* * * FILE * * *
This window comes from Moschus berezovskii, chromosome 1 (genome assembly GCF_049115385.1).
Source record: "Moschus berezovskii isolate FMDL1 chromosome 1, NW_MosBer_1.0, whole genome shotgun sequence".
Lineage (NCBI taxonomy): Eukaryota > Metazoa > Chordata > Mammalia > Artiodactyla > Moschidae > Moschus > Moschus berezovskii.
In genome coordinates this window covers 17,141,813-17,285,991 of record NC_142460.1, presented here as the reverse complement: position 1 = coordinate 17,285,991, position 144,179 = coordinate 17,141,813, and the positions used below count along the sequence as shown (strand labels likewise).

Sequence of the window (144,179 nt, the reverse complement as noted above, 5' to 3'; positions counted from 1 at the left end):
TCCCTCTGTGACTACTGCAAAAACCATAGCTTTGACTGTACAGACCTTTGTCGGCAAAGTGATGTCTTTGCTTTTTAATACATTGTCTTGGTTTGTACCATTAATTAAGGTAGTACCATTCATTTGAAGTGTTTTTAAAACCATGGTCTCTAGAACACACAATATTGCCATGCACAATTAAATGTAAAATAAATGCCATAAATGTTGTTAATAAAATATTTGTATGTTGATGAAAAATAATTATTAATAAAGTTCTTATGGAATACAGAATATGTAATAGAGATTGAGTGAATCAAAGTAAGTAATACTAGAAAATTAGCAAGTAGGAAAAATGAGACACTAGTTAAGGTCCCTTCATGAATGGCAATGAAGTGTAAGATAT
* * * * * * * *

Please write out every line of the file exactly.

This window comes from Moschus berezovskii, chromosome 1 (genome assembly GCF_049115385.1).
Source record: "Moschus berezovskii isolate FMDL1 chromosome 1, NW_MosBer_1.0, whole genome shotgun sequence".
Lineage (NCBI taxonomy): Eukaryota > Metazoa > Chordata > Mammalia > Artiodactyla > Moschidae > Moschus > Moschus berezovskii.
In genome coordinates this window covers 17,141,813-17,285,991 of record NC_142460.1, presented here as the reverse complement: position 1 = coordinate 17,285,991, position 144,179 = coordinate 17,141,813, and the positions used below count along the sequence as shown (strand labels likewise).

Sequence of the window (144,179 nt, the reverse complement as noted above, 5' to 3'; positions counted from 1 at the left end):
TCCCTCTGTGACTACTGCAAAAACCATAGCTTTGACTGTACAGACCTTTGTCGGCAAAGTGATGTCTTTGCTTTTTAATACATTGTCTTGGTTTGTACCATTAATTAAGGTAGTACCATTCATTTGAAGTGTTTTTAAAACCATGGTCTCTAGAACACACAATATTGCCATGCACAATTAAATGTAAAATAAATGCCATAAATGTTGTTAATAAAATATTTGTATGTTGATGAAAAATAATTATTAATAAAGTTCTTATGGAATACAGAATATGTAATAGAGATTGAGTGAATCAAAGTAAGTAATACTAGAAAATTAGCAAGTAGGAAAAATGAGACACTAGTTAAGGTCCCTTCATGAATGGCAATGAAGTGTAAGATAT